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What Your Wife DIDN'T Say

Monday, 28 October, 2019 - 6:32 pm


Question of the Week:


My very devout wife says I shouldn't miss Simchas Torah, as it is the most important festival of the year. I countered that the Torah speaks of no such festival, so how could it be so important? She said I should ask the rabbi. So I am.



There are two types of good husbands. I'm not sure which one you are.

One is the type of husband that does whatever his wife asks. If she says, "Can you pick up some eggplants?" he says "Sure." If she asks for a new watch, he buys it. If she says "This house needs painting" he calls a painter. If she complains that the air-conditioning is on too strong, he turns it off.

He is a good husband. But he is not an amazing husband.

An amazing husband doesn't only do what his wife asks. He does things for her without her asking. He knows what makes her happy, and just goes ahead and does it. She still has to express her needs, because even an amazing husband can't read her mind. But he can intuit what she likes, and do it without being asked.

The Jewish people are in a marriage-like relationship with G-d. We don't just do what we are asked, but go beyond to do things we know would make G-d happy. In Judaism there are straight out rules that G-d has asked us to keep, like eating kosher and giving charity. They are called commandments, what G-d needs from us, and we do them as any loyal partner would.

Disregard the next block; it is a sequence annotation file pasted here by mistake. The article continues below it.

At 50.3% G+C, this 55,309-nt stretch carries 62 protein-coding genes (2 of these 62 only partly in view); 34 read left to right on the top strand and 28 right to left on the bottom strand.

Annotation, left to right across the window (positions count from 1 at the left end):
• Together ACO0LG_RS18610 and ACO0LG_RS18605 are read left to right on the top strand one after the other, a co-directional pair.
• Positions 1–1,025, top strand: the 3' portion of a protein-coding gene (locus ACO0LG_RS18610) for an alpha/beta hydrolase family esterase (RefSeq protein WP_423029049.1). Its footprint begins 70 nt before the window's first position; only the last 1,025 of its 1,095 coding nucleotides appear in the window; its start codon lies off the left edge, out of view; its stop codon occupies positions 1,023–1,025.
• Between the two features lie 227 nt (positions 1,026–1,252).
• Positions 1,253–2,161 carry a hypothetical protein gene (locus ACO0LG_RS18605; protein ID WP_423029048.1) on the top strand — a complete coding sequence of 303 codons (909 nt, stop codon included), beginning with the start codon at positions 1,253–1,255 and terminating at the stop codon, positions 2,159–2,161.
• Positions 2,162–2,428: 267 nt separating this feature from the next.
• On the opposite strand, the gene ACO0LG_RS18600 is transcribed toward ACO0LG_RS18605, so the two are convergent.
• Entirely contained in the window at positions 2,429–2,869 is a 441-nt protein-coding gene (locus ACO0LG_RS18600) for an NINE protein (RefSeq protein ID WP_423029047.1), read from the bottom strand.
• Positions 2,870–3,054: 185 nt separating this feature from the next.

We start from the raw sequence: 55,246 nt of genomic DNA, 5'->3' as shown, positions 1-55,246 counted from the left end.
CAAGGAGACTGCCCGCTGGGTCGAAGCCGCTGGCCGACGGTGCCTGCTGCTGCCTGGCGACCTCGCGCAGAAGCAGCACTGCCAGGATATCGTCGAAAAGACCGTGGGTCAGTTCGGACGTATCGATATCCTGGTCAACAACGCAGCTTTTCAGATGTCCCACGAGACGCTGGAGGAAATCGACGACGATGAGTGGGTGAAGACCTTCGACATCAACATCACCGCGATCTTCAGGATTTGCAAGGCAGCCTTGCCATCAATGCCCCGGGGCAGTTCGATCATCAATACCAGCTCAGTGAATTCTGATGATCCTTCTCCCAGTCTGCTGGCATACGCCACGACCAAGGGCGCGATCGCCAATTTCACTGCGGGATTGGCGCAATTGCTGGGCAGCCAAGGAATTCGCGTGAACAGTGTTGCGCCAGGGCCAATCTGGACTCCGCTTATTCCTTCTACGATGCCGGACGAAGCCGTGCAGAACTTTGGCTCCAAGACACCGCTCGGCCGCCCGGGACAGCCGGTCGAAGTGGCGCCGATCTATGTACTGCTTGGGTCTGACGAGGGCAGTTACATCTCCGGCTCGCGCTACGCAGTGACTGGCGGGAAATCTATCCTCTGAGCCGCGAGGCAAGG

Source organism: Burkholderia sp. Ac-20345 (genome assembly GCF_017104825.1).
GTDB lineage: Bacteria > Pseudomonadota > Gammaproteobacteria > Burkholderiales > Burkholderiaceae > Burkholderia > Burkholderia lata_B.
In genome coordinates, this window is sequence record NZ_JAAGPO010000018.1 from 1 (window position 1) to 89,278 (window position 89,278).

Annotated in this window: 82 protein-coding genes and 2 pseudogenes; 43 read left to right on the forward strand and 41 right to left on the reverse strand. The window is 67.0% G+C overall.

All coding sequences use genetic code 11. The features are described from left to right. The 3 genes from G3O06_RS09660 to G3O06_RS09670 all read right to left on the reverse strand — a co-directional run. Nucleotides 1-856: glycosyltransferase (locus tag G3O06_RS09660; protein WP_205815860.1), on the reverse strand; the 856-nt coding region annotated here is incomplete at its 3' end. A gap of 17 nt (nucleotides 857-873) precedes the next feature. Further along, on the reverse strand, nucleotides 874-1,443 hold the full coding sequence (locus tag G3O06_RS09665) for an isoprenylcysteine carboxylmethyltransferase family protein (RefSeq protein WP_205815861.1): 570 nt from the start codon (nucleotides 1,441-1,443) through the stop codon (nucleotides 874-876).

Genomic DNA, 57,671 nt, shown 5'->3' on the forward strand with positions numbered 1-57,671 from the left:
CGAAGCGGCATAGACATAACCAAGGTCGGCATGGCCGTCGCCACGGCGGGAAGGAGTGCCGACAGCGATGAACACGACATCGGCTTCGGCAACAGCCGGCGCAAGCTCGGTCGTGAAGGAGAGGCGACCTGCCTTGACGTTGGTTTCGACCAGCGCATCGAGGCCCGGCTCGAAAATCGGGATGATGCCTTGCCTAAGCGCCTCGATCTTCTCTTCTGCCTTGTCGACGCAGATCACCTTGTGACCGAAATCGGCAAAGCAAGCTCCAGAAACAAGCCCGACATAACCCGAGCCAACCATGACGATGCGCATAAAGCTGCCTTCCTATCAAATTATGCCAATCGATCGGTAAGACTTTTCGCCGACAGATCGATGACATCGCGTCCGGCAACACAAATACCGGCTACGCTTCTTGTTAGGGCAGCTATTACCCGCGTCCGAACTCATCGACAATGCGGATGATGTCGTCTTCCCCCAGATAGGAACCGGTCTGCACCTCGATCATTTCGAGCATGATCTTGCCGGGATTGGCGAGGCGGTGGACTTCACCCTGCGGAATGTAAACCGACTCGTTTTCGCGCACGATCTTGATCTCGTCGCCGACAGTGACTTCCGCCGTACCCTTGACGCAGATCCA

And then there are customs, like wearing a kippah and dipping apples in honey. We were not commanded to do these things, but we ourselves intuited that G-d would like it, so we do it.

Among the festivals, there are those that we were commanded to keep, like Yom Kippur, and then there are those that we developed on our own, like Simchas Torah. Nothing we do on Simchas Torah is commanded in the Torah. The dancing, the Torah readings, the somersaults and the songs are all an expression of our love for G-d, doing what we know would make Him happy. And nothing makes Him happier than seeing us all dancing together in joy, celebrating the gift of the Torah, the gift of being Jewish.

Doing what we are told is good. Doing what makes G-d happy without being told is even deeper. That's why the most intensely loving moment between G-d and the Jewish people is Simchas Torah.

I'm not sure if you are a good husband or an amazing one. But either way you need to come celebrate Simchas Torah. Because it's what G-d would like, or because your wife told you to.

Good Shabbos and Good Yomtov,
Rabbi Moss

Siddur im Dach Shaar Sukkos

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